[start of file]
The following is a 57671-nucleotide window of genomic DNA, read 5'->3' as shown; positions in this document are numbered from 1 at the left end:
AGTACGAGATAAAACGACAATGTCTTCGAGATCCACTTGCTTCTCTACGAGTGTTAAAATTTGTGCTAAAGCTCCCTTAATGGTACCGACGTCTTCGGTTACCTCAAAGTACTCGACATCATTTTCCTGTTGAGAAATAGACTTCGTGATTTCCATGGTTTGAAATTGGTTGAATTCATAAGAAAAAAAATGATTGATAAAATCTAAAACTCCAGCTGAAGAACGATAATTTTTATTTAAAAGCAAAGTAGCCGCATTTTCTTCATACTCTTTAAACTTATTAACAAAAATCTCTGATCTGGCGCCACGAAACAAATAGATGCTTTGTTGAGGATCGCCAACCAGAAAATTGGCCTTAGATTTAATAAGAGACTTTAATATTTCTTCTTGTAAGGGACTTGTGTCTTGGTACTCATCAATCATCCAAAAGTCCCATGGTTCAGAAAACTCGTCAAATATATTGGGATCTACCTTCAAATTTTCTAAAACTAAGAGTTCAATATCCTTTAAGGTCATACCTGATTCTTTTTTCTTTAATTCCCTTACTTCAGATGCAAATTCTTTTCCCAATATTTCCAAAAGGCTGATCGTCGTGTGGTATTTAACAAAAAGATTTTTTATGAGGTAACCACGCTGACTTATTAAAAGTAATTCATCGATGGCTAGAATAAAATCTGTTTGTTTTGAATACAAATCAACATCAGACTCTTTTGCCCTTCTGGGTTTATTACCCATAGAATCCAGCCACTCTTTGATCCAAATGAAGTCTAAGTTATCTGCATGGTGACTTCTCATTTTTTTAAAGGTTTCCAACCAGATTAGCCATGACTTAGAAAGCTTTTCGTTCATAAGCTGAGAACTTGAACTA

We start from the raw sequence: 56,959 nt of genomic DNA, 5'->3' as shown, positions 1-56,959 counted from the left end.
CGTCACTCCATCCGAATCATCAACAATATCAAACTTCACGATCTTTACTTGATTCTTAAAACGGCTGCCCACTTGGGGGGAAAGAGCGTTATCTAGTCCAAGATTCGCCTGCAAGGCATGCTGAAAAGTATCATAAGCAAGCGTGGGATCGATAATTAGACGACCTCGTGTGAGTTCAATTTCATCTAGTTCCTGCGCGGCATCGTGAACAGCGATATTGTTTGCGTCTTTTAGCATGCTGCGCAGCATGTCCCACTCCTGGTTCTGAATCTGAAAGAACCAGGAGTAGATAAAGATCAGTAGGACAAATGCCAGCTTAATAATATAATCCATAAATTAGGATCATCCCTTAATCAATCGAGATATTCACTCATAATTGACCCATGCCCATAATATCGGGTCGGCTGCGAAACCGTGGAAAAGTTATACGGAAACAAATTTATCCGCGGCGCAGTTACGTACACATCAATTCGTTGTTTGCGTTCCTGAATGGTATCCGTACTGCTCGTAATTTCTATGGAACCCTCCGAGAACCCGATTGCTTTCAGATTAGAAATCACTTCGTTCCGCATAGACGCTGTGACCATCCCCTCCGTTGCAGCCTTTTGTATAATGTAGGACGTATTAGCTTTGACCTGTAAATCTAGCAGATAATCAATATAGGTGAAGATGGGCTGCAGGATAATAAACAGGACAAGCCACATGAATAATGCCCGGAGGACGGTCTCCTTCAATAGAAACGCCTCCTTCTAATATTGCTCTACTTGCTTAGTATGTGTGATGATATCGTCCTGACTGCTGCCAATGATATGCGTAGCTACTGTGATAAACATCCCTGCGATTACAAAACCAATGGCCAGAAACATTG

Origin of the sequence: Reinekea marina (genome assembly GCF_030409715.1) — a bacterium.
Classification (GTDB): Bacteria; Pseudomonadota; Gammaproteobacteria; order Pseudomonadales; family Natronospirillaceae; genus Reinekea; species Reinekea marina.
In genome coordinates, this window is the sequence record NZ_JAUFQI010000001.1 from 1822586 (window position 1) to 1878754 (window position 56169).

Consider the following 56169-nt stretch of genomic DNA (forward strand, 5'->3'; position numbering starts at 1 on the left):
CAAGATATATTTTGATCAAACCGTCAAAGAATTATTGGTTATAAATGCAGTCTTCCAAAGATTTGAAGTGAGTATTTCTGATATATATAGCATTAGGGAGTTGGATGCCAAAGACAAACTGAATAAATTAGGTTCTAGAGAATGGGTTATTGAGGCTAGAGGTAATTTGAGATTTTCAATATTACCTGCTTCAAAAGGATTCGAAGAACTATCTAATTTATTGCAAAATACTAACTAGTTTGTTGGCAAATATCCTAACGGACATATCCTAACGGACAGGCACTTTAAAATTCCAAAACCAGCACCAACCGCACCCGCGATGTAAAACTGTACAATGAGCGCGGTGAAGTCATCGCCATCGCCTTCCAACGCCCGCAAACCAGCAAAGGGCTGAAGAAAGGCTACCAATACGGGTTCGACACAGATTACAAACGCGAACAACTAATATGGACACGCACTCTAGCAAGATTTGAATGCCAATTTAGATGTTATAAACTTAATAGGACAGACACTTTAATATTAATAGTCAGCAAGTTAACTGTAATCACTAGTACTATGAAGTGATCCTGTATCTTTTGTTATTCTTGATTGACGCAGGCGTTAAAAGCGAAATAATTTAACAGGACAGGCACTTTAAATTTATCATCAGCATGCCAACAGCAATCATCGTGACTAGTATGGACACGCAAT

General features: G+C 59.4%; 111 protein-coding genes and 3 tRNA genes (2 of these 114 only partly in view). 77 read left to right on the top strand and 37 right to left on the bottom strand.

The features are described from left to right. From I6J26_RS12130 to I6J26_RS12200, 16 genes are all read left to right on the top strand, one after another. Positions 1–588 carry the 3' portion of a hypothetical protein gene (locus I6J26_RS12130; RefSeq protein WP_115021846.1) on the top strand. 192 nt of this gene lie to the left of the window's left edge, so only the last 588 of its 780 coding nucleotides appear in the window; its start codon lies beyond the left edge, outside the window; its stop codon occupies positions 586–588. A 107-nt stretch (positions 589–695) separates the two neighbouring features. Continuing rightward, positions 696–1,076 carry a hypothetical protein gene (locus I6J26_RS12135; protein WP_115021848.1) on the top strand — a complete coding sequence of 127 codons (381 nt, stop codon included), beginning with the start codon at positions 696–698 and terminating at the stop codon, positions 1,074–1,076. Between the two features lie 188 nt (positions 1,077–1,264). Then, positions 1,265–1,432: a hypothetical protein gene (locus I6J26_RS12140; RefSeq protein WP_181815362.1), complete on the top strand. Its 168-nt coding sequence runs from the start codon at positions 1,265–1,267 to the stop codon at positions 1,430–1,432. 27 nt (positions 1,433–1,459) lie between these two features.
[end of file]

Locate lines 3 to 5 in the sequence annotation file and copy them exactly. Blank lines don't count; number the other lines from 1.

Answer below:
We start from the raw sequence: 56,959 nt of genomic DNA, 5'->3' as shown, positions 1-56,959 counted from the left end.
CGTCACTCCATCCGAATCATCAACAATATCAAACTTCACGATCTTTACTTGATTCTTAAAACGGCTGCCCACTTGGGGGGAAAGAGCGTTATCTAGTCCAAGATTCGCCTGCAAGGCATGCTGAAAAGTATCATAAGCAAGCGTGGGATCGATAATTAGACGACCTCGTGTGAGTTCAATTTCATCTAGTTCCTGCGCGGCATCGTGAACAGCGATATTGTTTGCGTCTTTTAGCATGCTGCGCAGCATGTCCCACTCCTGGTTCTGAATCTGAAAGAACCAGGAGTAGATAAAGATCAGTAGGACAAATGCCAGCTTAATAATATAATCCATAAATTAGGATCATCCCTTAATCAATCGAGATATTCACTCATAATTGACCCATGCCCATAATATCGGGTCGGCTGCGAAACCGTGGAAAAGTTATACGGAAACAAATTTATCCGCGGCGCAGTTACGTACACATCAATTCGTTGTTTGCGTTCCTGAATGGTATCCGTACTGCTCGTAATTTCTATGGAACCCTCCGAGAACCCGATTGCTTTCAGATTAGAAATCACTTCGTTCCGCATAGACGCTGTGACCATCCCCTCCGTTGCAGCCTTTTGTATAATGTAGGACGTATTAGCTTTGACCTGTAAATCTAGCAGATAATCAATATAGGTGAAGATGGGCTGCAGGATAATAAACAGGACAAGCCACATGAATAATGCCCGGAGGACGGTCTCCTTCAATAGAAACGCCTCCTTCTAATATTGCTCTACTTGCTTAGTATGTGTGATGATATCGTCCTGACTGCTGCCAATGATATGCGTAGCTACTGTGATAAACATCCCTGCGATTACAAAACCAATGGCCAGAAACATTG

Origin of the sequence: Reinekea marina (genome assembly GCF_030409715.1) — a bacterium.